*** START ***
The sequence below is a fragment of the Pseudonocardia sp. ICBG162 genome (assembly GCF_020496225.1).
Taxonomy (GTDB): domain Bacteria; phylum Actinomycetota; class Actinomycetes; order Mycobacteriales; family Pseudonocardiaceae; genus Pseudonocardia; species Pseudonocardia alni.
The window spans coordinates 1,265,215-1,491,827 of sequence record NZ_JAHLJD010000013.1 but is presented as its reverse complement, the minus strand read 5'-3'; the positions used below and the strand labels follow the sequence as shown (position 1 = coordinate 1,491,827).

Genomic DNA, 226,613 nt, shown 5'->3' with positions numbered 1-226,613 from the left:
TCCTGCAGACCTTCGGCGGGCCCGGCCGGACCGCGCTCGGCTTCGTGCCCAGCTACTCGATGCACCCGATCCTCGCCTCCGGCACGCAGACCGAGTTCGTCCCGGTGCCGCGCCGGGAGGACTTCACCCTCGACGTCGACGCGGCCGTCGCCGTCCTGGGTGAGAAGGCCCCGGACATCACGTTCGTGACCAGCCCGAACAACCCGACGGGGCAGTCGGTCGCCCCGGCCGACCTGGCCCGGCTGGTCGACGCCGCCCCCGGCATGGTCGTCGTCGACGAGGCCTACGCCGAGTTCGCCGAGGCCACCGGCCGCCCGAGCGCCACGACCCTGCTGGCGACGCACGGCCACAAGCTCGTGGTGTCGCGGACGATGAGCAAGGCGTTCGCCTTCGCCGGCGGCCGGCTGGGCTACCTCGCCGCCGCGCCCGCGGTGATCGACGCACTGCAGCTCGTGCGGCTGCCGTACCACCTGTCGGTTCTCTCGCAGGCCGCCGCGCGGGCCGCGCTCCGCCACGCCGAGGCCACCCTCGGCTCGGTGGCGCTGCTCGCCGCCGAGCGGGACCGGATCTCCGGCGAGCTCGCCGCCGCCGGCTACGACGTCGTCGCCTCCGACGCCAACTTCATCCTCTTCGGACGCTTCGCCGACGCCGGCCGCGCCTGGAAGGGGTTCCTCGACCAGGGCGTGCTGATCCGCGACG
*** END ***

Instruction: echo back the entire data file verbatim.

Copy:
The sequence below is a fragment of the Pseudonocardia sp. ICBG162 genome (assembly GCF_020496225.1).
Taxonomy (GTDB): domain Bacteria; phylum Actinomycetota; class Actinomycetes; order Mycobacteriales; family Pseudonocardiaceae; genus Pseudonocardia; species Pseudonocardia alni.
The window spans coordinates 1,265,215-1,491,827 of sequence record NZ_JAHLJD010000013.1 but is presented as its reverse complement, the minus strand read 5'-3'; the positions used below and the strand labels follow the sequence as shown (position 1 = coordinate 1,491,827).

Genomic DNA, 226,613 nt, shown 5'->3' with positions numbered 1-226,613 from the left:
TCCTGCAGACCTTCGGCGGGCCCGGCCGGACCGCGCTCGGCTTCGTGCCCAGCTACTCGATGCACCCGATCCTCGCCTCCGGCACGCAGACCGAGTTCGTCCCGGTGCCGCGCCGGGAGGACTTCACCCTCGACGTCGACGCGGCCGTCGCCGTCCTGGGTGAGAAGGCCCCGGACATCACGTTCGTGACCAGCCCGAACAACCCGACGGGGCAGTCGGTCGCCCCGGCCGACCTGGCCCGGCTGGTCGACGCCGCCCCCGGCATGGTCGTCGTCGACGAGGCCTACGCCGAGTTCGCCGAGGCCACCGGCCGCCCGAGCGCCACGACCCTGCTGGCGACGCACGGCCACAAGCTCGTGGTGTCGCGGACGATGAGCAAGGCGTTCGCCTTCGCCGGCGGCCGGCTGGGCTACCTCGCCGCCGCGCCCGCGGTGATCGACGCACTGCAGCTCGTGCGGCTGCCGTACCACCTGTCGGTTCTCTCGCAGGCCGCCGCGCGGGCCGCGCTCCGCCACGCCGAGGCCACCCTCGGCTCGGTGGCGCTGCTCGCCGCCGAGCGGGACCGGATCTCCGGCGAGCTCGCCGCCGCCGGCTACGACGTCGTCGCCTCCGACGCCAACTTCATCCTCTTCGGACGCTTCGCCGACGCCGGCCGCGCCTGGAAGGGGTTCCTCGACCAGGGCGTGCTGATCCGCGACG